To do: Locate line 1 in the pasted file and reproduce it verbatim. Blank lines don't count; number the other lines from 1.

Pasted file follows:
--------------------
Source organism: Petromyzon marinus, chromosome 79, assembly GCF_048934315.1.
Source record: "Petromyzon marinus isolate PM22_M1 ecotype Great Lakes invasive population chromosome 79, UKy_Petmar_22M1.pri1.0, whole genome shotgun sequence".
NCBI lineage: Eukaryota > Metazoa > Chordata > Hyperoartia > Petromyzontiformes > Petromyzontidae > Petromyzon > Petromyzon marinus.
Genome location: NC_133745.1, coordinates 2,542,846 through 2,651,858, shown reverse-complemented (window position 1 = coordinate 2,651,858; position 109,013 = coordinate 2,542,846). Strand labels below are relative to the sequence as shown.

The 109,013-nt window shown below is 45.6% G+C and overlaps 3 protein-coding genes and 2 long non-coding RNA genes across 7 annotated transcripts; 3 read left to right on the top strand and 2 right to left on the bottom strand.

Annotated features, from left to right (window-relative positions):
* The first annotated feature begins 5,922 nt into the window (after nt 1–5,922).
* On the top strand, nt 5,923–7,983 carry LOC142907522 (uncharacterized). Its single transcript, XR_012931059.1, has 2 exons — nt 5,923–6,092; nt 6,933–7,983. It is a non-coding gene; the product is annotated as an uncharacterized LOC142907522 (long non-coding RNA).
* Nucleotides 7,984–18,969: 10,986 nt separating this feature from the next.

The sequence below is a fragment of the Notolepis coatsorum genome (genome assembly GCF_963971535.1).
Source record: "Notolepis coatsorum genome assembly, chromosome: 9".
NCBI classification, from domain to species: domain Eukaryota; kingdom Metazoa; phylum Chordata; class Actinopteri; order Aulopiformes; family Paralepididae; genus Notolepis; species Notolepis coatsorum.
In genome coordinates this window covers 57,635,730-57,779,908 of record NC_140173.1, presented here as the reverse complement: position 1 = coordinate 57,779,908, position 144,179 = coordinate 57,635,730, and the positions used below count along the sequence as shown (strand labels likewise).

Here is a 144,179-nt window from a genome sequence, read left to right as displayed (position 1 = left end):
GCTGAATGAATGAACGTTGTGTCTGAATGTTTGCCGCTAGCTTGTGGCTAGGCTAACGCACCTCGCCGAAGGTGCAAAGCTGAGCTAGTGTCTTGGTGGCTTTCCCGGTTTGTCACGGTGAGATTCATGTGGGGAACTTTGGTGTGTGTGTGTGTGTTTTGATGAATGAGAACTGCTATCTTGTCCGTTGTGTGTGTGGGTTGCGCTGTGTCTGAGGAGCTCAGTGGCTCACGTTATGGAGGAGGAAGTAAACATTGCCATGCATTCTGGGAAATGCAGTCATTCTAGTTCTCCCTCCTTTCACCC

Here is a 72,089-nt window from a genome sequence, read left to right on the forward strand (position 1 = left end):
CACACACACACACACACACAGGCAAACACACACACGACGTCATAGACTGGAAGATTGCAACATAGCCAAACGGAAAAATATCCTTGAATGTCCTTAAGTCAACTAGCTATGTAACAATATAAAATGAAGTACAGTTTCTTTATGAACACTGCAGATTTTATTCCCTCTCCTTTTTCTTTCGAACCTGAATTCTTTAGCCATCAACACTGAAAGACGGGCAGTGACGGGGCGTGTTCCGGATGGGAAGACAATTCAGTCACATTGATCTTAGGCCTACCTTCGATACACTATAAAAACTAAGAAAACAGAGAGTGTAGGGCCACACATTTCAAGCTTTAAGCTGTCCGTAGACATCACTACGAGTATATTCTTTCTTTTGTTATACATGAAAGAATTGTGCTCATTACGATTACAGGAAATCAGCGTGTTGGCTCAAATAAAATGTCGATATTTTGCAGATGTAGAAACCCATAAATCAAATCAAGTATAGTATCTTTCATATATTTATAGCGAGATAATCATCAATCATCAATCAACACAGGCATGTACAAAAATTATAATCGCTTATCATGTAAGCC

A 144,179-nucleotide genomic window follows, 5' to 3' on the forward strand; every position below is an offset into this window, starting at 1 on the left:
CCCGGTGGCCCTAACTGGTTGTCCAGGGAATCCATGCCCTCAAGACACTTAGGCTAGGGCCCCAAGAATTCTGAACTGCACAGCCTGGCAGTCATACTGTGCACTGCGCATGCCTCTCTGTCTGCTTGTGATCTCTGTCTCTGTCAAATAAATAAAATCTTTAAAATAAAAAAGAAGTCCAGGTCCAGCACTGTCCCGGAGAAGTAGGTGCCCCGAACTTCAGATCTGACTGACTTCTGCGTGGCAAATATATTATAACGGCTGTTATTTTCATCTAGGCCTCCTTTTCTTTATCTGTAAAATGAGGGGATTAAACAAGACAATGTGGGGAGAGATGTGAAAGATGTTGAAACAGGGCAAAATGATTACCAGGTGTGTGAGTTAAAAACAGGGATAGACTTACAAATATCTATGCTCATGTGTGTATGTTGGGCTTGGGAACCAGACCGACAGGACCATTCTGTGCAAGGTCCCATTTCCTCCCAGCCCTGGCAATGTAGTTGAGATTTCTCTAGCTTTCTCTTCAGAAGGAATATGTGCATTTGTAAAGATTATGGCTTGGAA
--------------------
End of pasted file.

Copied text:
Source organism: Petromyzon marinus, chromosome 79, assembly GCF_048934315.1.